I know this is an obvious observation and I know it’s not a new development, but ads and marketing is no longer about telling people about the selling features of a product, it has morphed into a branch of study into the human condition and how people could be tricked into a certain kind of mind-frame (ie. wanting to buy a product, wanting to “engage” in a social media platform).

Advertisement starting changing into something dirty when, instead of pointing to the new engine technology it plastered a sexy girl next to a brand new car to convince you getting the car would help you get the girl. Then, when the internet rolled around, we all got introduced to flashing banners and pop-up videos. Now, with globe-spanning social networks, it has become about algorithmic timelines and features that tap into the addictive nature of the human psyche.

The quirks of the human condition – how our attention can be caught and held, how our emotions can be manipulated – are now considered a type of currency and many are unwittingly being asked to give it away, all in the name of providing you with a “better experience”.

I look at how I now have trouble noticing rectangular boxes positioned on the sides of websites, how my attention-span has gone down the drain, and I wonder how much more of my brain has been rewired, unnoticed, due to this onslaught from advertising conglomerates.
We talk about needing to use our phones less, but is it actually our phones – and some of the legitimately helpful tools – we’re avoiding, or all the apps, social media, and games that have been designed to ensnare our minds and our time?
Should we be putting down our phones, or should we be asking companies to back the hell off, and create legitimately useful apps and services without resorting to cheap tricks to retain their customers?

I can’t say I’m trying to make much point with this article, this was just something niggling at the back of mind and I had the need to vent.

I have friends who uses Facebook Messenger… exclusively.

Sure, I can SMS them if I was having a one-on-one conversation, but if I wanted to initiate a group chat, I’d have to load up the dreaded F app (well, their messenger app, but still dreaded).
Of course, I refuse to do that, I so load up Facebook on Safari, force it to load in desktop mode (because FB won’t let you open FB messenger via a browser on mobile 😠), and open up messenger that way.

It’s not hard to understand that my interactions with these people have dropped to nearly zero.

I want to encourage these friends to move their conversations off the FB platform, but then I realise that there really aren’t many alternatives.
iMessage would be my preference, but I have Android friends…
There’s WhatsApp, but that’s owned by Facebook, so what’s the point? (Unfortunately this is the second preferred platform amongst my friends)
Line seems the best bet (only because I haven’t read any damaging reports), but even that’s a silo.

I didn’t realise it, but by owning my own blog and getting into the Indieweb, I now want to own all my content, including my messages and I’m sad that I can’t.
(I know there’s email, but can you imagine trying to convince a friend – who exclusively uses FB – to use email to organise a group dinner?)

These are the kind of responses I get when I try to convince friends to create their own websites (and my internal reactions to them):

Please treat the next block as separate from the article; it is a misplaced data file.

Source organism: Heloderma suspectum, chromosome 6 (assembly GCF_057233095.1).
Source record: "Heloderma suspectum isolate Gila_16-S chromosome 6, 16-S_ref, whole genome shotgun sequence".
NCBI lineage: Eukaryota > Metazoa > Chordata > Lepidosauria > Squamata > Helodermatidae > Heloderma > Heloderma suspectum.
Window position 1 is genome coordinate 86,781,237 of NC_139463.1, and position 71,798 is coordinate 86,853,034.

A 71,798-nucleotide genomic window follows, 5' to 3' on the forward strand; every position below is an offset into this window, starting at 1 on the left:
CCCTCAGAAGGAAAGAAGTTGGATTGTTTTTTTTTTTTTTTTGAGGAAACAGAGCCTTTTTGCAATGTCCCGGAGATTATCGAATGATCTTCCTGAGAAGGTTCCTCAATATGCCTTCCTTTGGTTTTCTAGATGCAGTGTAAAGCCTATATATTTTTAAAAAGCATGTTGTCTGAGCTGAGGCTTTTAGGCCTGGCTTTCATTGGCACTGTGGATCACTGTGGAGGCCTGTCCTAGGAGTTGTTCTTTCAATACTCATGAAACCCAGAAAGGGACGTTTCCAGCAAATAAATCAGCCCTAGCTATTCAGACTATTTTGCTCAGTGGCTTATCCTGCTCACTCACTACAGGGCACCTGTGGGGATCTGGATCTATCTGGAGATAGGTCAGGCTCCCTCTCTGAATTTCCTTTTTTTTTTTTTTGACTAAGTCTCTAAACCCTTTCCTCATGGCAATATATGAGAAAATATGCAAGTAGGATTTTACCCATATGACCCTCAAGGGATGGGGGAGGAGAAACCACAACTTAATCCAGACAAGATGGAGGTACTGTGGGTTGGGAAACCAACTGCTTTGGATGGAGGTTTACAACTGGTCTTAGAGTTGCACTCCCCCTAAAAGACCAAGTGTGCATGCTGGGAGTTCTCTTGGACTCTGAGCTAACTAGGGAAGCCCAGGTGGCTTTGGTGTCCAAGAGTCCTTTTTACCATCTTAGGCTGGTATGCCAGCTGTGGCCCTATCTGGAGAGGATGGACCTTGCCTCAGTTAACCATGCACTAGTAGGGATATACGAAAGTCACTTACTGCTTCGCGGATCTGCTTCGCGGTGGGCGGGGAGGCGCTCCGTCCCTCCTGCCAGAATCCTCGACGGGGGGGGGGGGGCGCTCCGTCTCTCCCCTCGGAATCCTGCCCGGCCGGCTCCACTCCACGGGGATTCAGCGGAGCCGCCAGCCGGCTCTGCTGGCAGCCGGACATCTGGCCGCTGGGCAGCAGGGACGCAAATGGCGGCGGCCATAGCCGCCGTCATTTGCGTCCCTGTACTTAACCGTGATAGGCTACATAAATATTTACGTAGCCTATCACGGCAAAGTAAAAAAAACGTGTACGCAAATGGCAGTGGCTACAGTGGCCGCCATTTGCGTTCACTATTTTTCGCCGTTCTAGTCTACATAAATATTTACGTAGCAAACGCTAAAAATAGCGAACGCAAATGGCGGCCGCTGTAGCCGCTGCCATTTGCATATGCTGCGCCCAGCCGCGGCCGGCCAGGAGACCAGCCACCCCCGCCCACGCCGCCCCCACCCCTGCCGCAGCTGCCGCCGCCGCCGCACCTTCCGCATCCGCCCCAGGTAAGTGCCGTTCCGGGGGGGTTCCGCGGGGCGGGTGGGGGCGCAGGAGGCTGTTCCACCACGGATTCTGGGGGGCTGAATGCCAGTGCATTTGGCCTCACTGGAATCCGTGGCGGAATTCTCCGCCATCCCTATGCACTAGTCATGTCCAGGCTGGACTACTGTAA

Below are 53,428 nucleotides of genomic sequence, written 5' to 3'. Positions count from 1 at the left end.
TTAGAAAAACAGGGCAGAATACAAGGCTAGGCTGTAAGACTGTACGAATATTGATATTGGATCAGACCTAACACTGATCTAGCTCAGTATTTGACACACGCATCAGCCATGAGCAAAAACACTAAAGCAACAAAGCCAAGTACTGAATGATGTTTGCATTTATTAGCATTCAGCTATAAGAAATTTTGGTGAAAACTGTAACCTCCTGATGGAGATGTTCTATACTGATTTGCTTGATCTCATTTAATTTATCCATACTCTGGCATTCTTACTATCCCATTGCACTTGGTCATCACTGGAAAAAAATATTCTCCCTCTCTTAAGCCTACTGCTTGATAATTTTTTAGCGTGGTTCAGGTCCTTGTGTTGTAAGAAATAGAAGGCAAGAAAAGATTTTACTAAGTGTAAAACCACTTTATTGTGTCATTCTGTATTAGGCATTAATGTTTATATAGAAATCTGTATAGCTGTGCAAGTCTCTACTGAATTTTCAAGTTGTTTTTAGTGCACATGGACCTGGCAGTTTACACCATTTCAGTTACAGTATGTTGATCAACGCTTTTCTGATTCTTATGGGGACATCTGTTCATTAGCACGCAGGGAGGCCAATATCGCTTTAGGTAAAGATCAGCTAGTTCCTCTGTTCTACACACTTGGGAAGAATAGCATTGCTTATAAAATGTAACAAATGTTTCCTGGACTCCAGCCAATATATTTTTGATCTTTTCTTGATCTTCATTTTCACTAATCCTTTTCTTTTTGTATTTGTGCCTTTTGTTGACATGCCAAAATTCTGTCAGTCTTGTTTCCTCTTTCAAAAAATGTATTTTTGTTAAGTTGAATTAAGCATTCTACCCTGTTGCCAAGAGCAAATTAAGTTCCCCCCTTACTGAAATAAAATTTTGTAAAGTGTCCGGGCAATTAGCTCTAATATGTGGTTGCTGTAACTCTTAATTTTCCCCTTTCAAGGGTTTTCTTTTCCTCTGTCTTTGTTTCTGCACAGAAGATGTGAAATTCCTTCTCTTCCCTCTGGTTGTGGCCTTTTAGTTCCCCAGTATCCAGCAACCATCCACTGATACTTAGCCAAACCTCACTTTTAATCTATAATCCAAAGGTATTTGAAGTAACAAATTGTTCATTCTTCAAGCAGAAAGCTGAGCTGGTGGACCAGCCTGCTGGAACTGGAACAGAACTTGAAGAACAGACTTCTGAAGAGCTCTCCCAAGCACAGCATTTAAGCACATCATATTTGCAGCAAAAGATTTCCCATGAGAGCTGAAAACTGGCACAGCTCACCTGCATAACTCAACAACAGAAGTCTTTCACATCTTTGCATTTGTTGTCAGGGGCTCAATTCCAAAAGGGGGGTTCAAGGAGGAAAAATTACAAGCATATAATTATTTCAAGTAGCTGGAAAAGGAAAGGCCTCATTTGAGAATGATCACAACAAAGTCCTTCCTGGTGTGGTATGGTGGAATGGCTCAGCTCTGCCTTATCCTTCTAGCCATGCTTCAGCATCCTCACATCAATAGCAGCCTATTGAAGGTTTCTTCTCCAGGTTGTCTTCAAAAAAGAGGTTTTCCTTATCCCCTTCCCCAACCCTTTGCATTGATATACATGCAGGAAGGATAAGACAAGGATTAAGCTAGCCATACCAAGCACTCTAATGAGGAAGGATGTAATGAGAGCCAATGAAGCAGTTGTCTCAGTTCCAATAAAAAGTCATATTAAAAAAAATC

Me: You should post on your own website instead of using Twitter and Facebook.
Friend: I don’t know how, Twitter/FB is much easier.

(Me: But it’s easy, I can even create the website for you… wait a minute… most of you have been the owners of a Diaryland/Geocities/LiveJournal/Tumblr site in the past, you know how to goddamn use a CMS. (╯°□°)╯︵ ┻━┻))

Me: But you can have your own domain name.
Friend: I don’t want to pay for it/anything.

(Me: 😒)

Me: But FB/Twitter is evil/terrible/not a good citizen of the internet/etc etc.
Friend: I don’t care. / I know they’re terrible, but everyone’s on it, what can you do? 🤷‍♂️

(Me: I don’t know which answer is worse.)

Me: But you get to own your own content. Don’t you care that everything you post is living on somebody else’s server?
Friend: No.
Me: Don’t you want to keep a record of everything you post?
Friend: No.

(Me: I mean I guess I should have known when I received a wedding invite via FB instead of traditional mail…)

Listening to episode 138 of Analog(ue) made me sad.

Myke said he is continuing to use Twitter because “that’s where his audience is”, “that’s how he gets the word out about his latest project”; essentially it’s how he makes his money.
This way of thinking that makes me sad.

I’m not saying that Myke is wrong in thinking that he would like to continue promoting his content to his audience, but what about the members of his audience who wants to leave Twitter?

Myke said that without Twitter, he wouldn’t be able to find out if his favourite YouTube star or internet celebrity is releasing a new project.
What if said favourite celebrity also had their own website? Then fans would have something to follow other than Twitter.
Personally, as a fan, I would love it if the internet notables I like post project updates and the likes on their own blogs. That way I can follow them without using Twitter.

Perhaps instead of completely killing off their Twitter account, internet notables like Myke should try keeping a blog that they update as much as Twitter (cross-posting is perfectly fine). They might find that if given an alternative, fans would follow them to other channels.